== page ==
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"Wildlife Services,” a secretive arm of the U.S. Department of Agriculture, annually kills millions of animals. Last year the agency reported it killed 3.8 million animals, a 25 percent decrease from FY 2010, although the largest decline is represented in one million fewer non-native starlings killed, while agents killed greater numbers of mammalian carnivores, especially coyotes and raccoons.

The veracity of Wildlife Services’ kill numbers is always suspect. It is a secretive agency that uses unknown data collection techniques and is politically motivated to undercount the number of animals their agents kill with the hopes that no one will notice.

“Guys who kill non-target animals don't report it,” said Gary Strader, a former Wildlife Services agent. “There's not a fraction of the non-target kills reported by the guys in the field. Figures lie and liars figure."

Budget kills 2012 

Wildlife Services came under fire in April and May 2012. First, the Sacramento Bee published a critical series of articles and an editorial exposing the agency’s killing programs. Then, WildEarth Guardians filed a lawsuit that challenged the agency’s 18-year-old management guidance as flawed and devoid of modern scientific principles, and for operating aerial-gunning craft in designated wilderness areas. Third, a federal district court in New Mexico ordered Wildlife Services to produce budgetary information and other data as part of Guardians’ ongoing litigation under the Freedom of Information Act. Finally, thousands of Americans have contacted their Congressional representatives in the past month requesting that Congress investigate Wildlife Services and cut the agency’s budget.

"The misnamed Wildlife Services is a carpet bomber of the West because of the scale of indiscriminate killing of native wildlife,” said Jim Baca, former director of the Bureau of Land Management in the 1990s. “If Congress is serious about saving money, this is where they should start."

Wildlife Services reported it killed nearly 1,400 house cats, more than 400 domestic dogs, 14 American white pelicans, and 2,983 meadowlarks in FY 2011. Other notable changes from the previous year include:

  • The number of raptors (hawks, falcons, owls, and vultures) killed increased from 7,798 in FY 2010 to 11,061 in FY 2011, representing a 42 percent increase.
  • Mammalian carnivores (wolves, coyotes, bears, bobcats, fishers, cougars, weasels, skunks, raccoons, and foxes) killed increased by three percent from FY 2010, from 112,781 to 116,093, with the greatest increases in the numbers of coyotes and raccoons killed.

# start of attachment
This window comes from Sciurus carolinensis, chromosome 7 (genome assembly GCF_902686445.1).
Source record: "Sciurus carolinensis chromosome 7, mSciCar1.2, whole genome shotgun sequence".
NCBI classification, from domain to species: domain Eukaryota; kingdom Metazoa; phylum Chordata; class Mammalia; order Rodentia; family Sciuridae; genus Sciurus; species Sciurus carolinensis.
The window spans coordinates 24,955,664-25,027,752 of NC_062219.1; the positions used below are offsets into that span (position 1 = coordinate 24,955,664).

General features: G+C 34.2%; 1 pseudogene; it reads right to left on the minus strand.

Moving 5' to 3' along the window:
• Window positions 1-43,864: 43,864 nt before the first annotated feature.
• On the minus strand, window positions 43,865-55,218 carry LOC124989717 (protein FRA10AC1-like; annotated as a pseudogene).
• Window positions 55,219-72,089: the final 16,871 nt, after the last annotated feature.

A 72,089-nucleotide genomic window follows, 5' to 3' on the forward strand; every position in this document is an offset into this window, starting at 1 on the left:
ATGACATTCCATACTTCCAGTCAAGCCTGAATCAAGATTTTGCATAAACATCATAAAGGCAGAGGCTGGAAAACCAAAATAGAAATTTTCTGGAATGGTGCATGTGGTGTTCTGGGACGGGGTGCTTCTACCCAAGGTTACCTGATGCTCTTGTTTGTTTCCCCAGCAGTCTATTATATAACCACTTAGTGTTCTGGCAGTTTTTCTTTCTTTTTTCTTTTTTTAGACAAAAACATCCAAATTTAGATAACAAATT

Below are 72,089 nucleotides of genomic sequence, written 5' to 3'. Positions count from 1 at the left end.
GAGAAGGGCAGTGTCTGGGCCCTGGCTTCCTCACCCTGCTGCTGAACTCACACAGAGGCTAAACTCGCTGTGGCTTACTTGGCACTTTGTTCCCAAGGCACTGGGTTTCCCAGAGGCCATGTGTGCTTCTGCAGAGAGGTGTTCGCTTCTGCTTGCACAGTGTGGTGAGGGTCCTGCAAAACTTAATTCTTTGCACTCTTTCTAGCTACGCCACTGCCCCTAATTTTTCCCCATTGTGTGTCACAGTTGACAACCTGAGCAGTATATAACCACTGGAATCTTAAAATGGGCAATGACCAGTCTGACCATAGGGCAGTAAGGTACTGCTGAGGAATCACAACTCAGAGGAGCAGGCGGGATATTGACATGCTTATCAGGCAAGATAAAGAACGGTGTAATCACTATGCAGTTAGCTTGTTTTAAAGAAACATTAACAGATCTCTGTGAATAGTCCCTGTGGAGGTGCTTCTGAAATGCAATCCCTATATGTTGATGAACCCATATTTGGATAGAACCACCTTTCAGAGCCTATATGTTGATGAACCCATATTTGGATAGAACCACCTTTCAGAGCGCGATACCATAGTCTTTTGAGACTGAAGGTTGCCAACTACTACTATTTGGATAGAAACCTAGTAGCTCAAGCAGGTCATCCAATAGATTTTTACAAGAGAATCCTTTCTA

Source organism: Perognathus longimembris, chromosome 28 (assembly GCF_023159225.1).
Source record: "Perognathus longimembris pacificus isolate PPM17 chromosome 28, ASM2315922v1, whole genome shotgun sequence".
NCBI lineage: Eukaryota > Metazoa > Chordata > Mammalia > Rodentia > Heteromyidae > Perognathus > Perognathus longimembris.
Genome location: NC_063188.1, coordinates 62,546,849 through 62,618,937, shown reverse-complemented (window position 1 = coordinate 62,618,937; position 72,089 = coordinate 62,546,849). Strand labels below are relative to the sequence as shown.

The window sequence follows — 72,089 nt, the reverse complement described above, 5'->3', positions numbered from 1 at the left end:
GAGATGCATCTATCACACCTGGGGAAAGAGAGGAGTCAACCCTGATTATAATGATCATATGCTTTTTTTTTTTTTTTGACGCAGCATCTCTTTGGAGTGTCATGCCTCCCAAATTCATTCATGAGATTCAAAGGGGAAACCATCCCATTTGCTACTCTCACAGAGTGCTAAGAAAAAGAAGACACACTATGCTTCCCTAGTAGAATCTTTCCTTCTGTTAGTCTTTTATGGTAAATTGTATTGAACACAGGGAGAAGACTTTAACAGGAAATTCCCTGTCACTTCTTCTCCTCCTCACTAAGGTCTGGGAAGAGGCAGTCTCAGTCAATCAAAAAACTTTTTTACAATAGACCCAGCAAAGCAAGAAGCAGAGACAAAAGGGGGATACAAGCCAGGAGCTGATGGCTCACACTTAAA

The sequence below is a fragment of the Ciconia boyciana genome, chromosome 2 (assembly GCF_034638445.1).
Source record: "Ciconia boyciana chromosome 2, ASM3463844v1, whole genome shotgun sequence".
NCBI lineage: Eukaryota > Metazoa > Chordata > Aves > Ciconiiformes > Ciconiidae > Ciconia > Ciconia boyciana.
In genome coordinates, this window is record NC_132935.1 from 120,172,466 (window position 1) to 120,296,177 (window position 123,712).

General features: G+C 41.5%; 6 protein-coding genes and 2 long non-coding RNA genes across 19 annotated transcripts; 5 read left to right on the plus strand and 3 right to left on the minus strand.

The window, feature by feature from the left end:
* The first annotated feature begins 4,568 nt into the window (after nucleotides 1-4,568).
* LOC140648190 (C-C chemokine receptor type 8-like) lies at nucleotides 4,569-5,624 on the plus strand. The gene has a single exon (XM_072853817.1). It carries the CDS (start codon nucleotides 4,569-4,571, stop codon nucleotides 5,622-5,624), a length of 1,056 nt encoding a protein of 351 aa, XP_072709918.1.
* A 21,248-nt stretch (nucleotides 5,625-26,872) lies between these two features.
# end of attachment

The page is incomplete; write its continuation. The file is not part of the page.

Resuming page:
• The number of animals poisoned by cyanide M-44s increased by a whopping 31 percent from FY 2010 from 14,155 to 18,587, with the biggest increases in coyotes killed: 2,300 more coyotes than the previous year. The numbers of animals reported killed by Compound 1080 dropped to 17 from previous years’ (2008 to 2010) average of 27. (These two poisons have been the subject of regulatory review by the Environmental Protection Agency after Guardians petitioned for a ban these toxicants in 2007 (with a decision expected next year), and now as part of a bill pending in Congress.)
  • The number of animals killed by aerial gunning increased from 42,431 to 48,811 (15 percent), with the greatest increase in the number of hogs shot from aircraft. Notably one cougar was reported killed by aerial gunning in Texas. (Wildlife Services has never before recorded aerial gunning cougars, although a former employee has contented the agency engages in the practice part of a whistleblower lawsuit against the agency.)

The mammalian carnivore with the greatest level of exploitation was again coyotes, with 83,695 killed in FY 2011 (a 3 percent increase from 81,035 killed in FY 2010). Most coyotes were killed by: shot from aircraft (32,758); trapped/snared (21,618); or poisoned by sodium cyanide M-44 booby traps (15,217). Wildlife Services also eradicated 453 coyote dens that sheltered coyote pups.

Wildlife Services spends millions of taxpayer dollars on killing coyotes, a practice that has increased coyotes’ range by threefold in its 100-year history. Killing coyotes must be like a drug addiction for them – they just cannot stop even though it’s really unhealthy, unfruitful, and puts the public and their agents in harm’s way.

While Wildlife Services has released its kill data, the agency has not yet reported its FY 2011 expenditures. The agency’s website states that general budget information will available in August 2012.